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How the Mogg missed the point over Farage’s party


I HAVE always been a fan of Jacob Rees-Mogg: educated, erudite and well-mannered and with a successful career in business, he is in many ways the embodiment of what an MP should be. However, his recent entreaty to former Tory voters within the Brexit Party to return to the Conservative fold rather misses the point. The ‘vote Brexit, get Corbyn’ line is beneath him too. At least he had the decency to acknowledge that Nigel Farage is one of most important figures in UK politics, if not the most important.

What JRM has missed (or more likely has chosen to ignore, given that he is the Leader of the House) is that since the Tory Party deigned to give us a vote on Europe in 2016 it has abjectly failed to deliver Brexit. Worse, in a mistaken and doomed attempt to maintain party unity, the deal that the Maybot produced was not actually Brexit. It included membership of an EU Army, (as mentioned here), the accursed Northern Ireland backstop and worse. About the only thing that the House of Commons has got right in the past couple of years is to reject it no matter how often presented (although BoJo voted for it at the third time of asking).

We now have a PM who has produced a lot of noise, lost his majority and put the entire governance of this country in the hands of Supreme Court judges. Brexit remains a mess. This mess is entirely the creation of the Tory party (never forget that the ghastly Speaker was a Tory), who have consistently failed to put the interests of the country ahead of their own political advantage. Had they delivered what they undertook to do, much of the subsequent damage that has been done to this country would have been avoided. The destruction of due process and the undermining of our system of democracy, the repeated failures of leadership, all happened on the Tories’ watch. Their abject failure to deliver Brexit exposed the flaws in our politicians and the political processes within which they operate.

Which is why the Brexit Party (remember, a party that really does not want to exist) has two aims. The first is to get out of Europe, the second is to change politics for the good. Brexit Party candidates are business professionals, not professional politicians. They have no ambition of self-advancement; we merely wish to sort out the festering mess that has been created by a self-interested political system. Oddly enough, this resonates on the doorstep, as JRM jolly well knows.

And even if Boris does somehow get a deal that is Brexit (i.e. not a recycling of the Maybot’s Withdrawal Agreement), the real problem is not solved. Our political leadership is pathetic because our MPs are, with a few exceptions like JRM, utterly unsuited to the job. This can only be because the political parties are not very good at selecting candidates, and all of them seem in thrall to the concept of professional politicians. Is it really the case that for the past 30 years the most able person in Hackney North and Stoke Newington has been Diane Abbott?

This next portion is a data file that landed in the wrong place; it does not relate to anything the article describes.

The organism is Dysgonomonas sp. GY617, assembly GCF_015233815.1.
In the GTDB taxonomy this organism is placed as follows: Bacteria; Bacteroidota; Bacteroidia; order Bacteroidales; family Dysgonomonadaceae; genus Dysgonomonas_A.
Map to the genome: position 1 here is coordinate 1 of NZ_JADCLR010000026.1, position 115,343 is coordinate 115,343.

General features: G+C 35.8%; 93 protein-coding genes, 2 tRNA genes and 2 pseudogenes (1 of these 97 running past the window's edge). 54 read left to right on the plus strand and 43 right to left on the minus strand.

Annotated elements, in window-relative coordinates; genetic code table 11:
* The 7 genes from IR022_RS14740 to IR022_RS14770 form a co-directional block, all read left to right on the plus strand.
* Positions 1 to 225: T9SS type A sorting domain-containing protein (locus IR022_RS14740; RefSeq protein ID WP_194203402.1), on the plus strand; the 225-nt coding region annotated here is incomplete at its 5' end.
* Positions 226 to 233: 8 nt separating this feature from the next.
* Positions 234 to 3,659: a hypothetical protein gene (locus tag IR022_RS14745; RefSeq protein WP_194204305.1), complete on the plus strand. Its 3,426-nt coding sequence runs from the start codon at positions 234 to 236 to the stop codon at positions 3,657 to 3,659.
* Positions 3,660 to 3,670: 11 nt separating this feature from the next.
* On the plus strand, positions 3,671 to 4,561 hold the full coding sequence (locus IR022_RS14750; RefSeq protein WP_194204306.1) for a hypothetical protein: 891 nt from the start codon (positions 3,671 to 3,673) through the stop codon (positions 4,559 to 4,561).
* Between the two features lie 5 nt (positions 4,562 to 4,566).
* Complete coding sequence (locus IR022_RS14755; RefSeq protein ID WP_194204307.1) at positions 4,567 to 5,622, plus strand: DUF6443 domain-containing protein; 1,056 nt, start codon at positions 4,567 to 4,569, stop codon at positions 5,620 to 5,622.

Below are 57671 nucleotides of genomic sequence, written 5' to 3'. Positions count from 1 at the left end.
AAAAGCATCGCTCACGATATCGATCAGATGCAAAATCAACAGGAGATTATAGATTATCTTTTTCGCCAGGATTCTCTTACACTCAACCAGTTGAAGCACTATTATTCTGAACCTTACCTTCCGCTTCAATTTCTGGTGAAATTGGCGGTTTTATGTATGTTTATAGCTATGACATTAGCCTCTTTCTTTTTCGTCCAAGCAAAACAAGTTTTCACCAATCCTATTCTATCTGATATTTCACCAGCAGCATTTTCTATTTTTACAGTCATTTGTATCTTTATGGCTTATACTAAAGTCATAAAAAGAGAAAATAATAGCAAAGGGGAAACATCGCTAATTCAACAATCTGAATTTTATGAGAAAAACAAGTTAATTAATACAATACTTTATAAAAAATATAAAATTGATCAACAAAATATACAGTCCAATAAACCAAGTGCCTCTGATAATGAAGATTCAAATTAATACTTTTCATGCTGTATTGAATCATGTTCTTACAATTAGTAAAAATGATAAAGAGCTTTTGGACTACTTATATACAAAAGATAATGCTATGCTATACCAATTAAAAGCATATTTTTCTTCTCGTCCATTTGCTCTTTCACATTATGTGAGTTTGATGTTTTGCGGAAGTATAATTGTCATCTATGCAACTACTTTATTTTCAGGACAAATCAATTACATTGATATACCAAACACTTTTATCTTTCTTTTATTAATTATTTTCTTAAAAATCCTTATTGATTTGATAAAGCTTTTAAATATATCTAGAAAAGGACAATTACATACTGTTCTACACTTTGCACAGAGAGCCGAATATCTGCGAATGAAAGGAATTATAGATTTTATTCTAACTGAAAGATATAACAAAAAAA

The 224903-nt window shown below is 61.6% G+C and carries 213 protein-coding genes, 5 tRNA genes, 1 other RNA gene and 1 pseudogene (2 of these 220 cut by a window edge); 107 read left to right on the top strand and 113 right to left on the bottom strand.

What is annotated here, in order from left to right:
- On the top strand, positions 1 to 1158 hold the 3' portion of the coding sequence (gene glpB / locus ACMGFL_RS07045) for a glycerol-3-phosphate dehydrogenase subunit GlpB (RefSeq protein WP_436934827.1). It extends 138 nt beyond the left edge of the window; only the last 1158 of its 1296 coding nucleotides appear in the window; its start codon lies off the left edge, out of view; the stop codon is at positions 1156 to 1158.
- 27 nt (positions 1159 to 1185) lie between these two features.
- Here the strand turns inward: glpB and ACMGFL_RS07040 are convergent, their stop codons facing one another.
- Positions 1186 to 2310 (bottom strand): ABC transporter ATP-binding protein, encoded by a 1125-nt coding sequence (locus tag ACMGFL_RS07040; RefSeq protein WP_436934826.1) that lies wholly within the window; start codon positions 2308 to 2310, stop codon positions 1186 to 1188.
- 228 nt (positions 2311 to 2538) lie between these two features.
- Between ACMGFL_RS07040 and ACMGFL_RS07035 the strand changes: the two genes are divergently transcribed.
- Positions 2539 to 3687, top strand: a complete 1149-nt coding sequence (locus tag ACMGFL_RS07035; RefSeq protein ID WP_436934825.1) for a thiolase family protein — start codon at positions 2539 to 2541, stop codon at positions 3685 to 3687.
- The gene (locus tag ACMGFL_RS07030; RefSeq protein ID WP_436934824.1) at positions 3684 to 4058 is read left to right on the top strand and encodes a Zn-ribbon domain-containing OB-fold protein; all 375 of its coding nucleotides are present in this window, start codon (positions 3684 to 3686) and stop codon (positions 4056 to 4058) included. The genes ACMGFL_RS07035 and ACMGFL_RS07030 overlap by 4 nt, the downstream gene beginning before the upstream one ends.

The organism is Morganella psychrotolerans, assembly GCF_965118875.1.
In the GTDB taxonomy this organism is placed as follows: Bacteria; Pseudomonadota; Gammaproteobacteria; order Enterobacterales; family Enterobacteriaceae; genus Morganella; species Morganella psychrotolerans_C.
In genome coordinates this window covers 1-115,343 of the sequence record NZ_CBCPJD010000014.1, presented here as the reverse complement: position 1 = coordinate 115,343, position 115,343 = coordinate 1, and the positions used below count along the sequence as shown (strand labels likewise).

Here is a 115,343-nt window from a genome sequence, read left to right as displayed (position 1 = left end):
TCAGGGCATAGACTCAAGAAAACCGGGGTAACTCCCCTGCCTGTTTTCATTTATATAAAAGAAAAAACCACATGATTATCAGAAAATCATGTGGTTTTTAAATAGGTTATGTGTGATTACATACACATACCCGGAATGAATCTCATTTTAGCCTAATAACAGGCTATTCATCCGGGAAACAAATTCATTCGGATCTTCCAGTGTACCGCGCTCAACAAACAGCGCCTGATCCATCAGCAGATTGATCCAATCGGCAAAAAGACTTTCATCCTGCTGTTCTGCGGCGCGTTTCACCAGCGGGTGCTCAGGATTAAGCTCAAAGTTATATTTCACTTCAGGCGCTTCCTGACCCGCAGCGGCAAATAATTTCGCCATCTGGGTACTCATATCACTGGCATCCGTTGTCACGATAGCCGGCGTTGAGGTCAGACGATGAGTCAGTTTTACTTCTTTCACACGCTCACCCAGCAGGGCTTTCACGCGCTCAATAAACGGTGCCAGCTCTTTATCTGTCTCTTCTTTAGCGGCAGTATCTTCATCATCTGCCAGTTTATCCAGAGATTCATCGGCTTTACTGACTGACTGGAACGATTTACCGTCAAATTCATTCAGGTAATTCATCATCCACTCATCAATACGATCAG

So that needs changing, and that is what the Brexit Party was founded to do.

As regards the ‘Vote Brexit, get Corbyn’ line, it is drivel. There are scores of traditionally Labour constituencies which voted Leave. It is very unlikely that these will change to Conservative, even if there were a decent Tory candidate whom voters trusted to Leave. On the other hand, a strong Brexit Party candidate would triumph. While within the M25 Corbyn may be seen as a credible potential PM (although there are many on his benches who don’t buy that), the further you get from the metropolis the less popular he is. This country is now one of small businesses, not trade unions (other than in the public sector). The Brexit Party has offered not to stand against Leave Conservatives; the response was rude and ridiculous. I suspect that the offer will remain on the table and at some stage BoJo will take it. If he does not, the Tory party will be destroyed at the ballot box.

Rather than lecturing Leave voters on which party to support, JRM would do better to offer a reason for the Conservative Party to be worth saving. I wish him luck with that, because step one is delivering Brexit by 31 October.

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Patrick Benham-Crosswell
Patrick Benham-Crosswell
Patrick Benham-Crosswell is a former Army officer who has spent the last 30 years in commerce. He is the author of Net Zero: The Challenges, Costs and Consequences of the UK's Zero Emission Ambition. He has a substack here.

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